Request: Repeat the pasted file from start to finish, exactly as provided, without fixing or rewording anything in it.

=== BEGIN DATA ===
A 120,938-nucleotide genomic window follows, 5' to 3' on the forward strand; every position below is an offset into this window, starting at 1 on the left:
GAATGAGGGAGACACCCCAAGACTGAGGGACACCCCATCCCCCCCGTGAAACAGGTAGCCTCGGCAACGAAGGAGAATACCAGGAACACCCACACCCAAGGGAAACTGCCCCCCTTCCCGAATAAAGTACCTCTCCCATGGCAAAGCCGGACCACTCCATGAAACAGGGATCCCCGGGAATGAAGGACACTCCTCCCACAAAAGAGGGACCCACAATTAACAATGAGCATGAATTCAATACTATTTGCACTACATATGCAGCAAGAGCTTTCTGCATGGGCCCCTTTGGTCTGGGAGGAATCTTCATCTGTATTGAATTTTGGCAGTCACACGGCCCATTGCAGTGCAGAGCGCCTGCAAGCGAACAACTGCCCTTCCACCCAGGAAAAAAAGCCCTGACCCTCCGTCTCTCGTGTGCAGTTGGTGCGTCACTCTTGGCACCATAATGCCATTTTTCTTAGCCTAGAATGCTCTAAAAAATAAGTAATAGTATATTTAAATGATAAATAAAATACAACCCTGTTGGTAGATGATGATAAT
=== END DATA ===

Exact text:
A 120,938-nucleotide genomic window follows, 5' to 3' on the forward strand; every position below is an offset into this window, starting at 1 on the left:
GAATGAGGGAGACACCCCAAGACTGAGGGACACCCCATCCCCCCCGTGAAACAGGTAGCCTCGGCAACGAAGGAGAATACCAGGAACACCCACACCCAAGGGAAACTGCCCCCCTTCCCGAATAAAGTACCTCTCCCATGGCAAAGCCGGACCACTCCATGAAACAGGGATCCCCGGGAATGAAGGACACTCCTCCCACAAAAGAGGGACCCACAATTAACAATGAGCATGAATTCAATACTATTTGCACTACATATGCAGCAAGAGCTTTCTGCATGGGCCCCTTTGGTCTGGGAGGAATCTTCATCTGTATTGAATTTTGGCAGTCACACGGCCCATTGCAGTGCAGAGCGCCTGCAAGCGAACAACTGCCCTTCCACCCAGGAAAAAAAGCCCTGACCCTCCGTCTCTCGTGTGCAGTTGGTGCGTCACTCTTGGCACCATAATGCCATTTTTCTTAGCCTAGAATGCTCTAAAAAATAAGTAATAGTATATTTAAATGATAAATAAAATACAACCCTGTTGGTAGATGATGATAAT